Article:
2019 Floods Brought Financial Woes to South Dakota Townships

January 17, 2020

Townships in South Dakota are facing economic difficulties as 2019 flood repair costs mount.

Townships primarily depend on their taxpayers for funds to repair more than 31,000 miles (50,000 kilometers) of roads while they wait for reimbursements from the Federal Emergency Management Agency. Counties and states can access state and federal programs for money to fix major roadways.

Dustin Leiseth, president of the South Dakota Towns and Townships Association, said townships had received $544,000 from FEMA as of December for disasters that caused around $31.6 million in damages, the Argus Leader reported.

The 2019 Vermillion River flooding in Turner Township washed away 3 miles (5 kilometers) of road, causing an estimated $250,000 in damage. Repairs will cost five times more than the township’s annual $70,000 budget. The township took out a $200,000 bank loan to pay for the repairs while it waits for FEMA funds, township Supervisor Michael Stevens said.

The flood damage has caused more than financial problems. Terry Sletten, the association’s executive director, said townships usually do not have paid employees, which puts pressure on township supervisors because they are the only go-to person for perturbed residents.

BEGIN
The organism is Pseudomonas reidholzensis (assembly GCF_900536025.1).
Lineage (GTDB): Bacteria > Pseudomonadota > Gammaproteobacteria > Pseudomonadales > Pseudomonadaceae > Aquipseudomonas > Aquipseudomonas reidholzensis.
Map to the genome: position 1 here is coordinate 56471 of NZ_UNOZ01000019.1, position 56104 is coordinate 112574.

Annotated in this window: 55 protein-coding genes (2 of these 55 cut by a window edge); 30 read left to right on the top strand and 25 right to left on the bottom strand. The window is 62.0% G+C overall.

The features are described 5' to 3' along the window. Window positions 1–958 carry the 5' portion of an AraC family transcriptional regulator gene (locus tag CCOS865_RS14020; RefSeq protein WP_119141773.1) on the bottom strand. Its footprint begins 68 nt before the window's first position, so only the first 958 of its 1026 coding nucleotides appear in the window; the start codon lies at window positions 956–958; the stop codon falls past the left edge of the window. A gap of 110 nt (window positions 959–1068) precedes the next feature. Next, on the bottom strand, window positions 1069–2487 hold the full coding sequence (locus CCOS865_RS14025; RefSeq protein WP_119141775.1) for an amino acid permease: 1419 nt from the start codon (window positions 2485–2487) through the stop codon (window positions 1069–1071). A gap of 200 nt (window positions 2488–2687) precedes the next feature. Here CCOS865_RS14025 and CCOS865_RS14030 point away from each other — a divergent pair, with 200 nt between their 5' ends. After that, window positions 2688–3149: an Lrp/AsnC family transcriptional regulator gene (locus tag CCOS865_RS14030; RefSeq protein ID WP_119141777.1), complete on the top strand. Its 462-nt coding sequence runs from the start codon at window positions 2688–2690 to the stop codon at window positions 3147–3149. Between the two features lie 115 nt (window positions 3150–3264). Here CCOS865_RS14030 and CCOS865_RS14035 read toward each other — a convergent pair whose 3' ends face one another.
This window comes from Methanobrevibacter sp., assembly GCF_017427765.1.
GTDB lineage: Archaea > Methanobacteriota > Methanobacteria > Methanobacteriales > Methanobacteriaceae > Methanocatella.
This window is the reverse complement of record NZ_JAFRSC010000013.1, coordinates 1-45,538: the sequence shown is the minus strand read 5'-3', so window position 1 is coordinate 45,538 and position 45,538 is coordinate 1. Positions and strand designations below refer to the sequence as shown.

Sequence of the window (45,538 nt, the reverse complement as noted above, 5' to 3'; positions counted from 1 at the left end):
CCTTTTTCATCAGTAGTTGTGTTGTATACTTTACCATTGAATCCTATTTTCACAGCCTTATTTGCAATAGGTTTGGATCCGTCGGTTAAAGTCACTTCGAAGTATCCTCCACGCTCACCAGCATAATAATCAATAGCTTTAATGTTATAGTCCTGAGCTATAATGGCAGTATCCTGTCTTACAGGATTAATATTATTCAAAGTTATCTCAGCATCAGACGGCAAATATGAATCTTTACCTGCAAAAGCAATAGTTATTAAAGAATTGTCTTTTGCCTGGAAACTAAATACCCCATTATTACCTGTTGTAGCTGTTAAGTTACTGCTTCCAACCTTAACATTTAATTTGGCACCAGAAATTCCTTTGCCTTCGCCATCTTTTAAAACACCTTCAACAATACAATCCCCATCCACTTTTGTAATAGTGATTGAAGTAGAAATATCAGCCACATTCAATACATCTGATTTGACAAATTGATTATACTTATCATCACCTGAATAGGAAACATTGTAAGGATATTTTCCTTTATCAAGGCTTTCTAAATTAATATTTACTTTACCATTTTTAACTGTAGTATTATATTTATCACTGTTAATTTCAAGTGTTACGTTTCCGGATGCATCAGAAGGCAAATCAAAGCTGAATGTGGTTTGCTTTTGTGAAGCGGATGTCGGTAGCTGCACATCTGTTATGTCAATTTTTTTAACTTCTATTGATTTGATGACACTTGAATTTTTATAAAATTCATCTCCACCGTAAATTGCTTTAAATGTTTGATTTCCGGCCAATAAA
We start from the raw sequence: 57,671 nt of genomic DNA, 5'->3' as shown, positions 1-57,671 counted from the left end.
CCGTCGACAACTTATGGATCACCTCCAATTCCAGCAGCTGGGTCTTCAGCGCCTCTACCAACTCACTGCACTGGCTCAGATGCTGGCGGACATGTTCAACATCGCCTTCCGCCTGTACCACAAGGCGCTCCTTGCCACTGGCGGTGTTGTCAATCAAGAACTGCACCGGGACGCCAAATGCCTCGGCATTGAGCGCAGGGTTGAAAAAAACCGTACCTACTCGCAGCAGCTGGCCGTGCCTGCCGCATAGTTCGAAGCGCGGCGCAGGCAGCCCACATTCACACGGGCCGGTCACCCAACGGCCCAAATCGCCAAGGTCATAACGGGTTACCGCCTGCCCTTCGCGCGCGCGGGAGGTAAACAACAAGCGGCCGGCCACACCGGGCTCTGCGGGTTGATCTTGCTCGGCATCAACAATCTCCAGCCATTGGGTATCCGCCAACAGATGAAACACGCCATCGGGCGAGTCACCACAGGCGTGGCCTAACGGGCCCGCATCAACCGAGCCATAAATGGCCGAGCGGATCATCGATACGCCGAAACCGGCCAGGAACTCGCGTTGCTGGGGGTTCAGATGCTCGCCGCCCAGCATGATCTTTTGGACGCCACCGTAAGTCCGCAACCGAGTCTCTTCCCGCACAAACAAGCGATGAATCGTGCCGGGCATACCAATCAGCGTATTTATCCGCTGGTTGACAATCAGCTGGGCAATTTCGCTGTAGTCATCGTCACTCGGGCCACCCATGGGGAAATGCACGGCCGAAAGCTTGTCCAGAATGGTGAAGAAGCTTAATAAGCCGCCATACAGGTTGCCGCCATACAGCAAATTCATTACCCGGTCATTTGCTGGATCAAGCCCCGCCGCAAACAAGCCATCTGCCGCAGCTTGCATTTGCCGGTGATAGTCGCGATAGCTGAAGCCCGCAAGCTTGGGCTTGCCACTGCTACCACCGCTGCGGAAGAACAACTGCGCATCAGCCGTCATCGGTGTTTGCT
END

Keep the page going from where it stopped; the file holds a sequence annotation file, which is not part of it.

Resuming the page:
“It’s another complicated challenge that supervisors in rural America find themselves in,” she said.

In her budget address in December, Gov. Kristi Noem suggested a new state loan program for cities, counties, townships and tribes to help cover the expenses associated with fixing infrastructure damaged during the 2019 natural disasters while the entities wait to receive the money from FEMA.

“We’ve experienced the largest natural disaster our state has ever seen, and public infrastructure was among the hardest hit,” she said.

Noem’s Infrastructure Disaster Recovery Program is being swiftly implemented and the South Dakota Office of Emergency Management has started accepting applications for the loans.

FEMA repays townships for 75% of public infrastructure repairs, while the state pays for 10% and the township covers 15% of the outstanding costs. The new loan program will advance township money to cover 90% of the costs and the state keeps 75% of the FEMA reimbursement as payment on the loan. The township then has seven years to pay back its 15% portion at a 2% interest rate.

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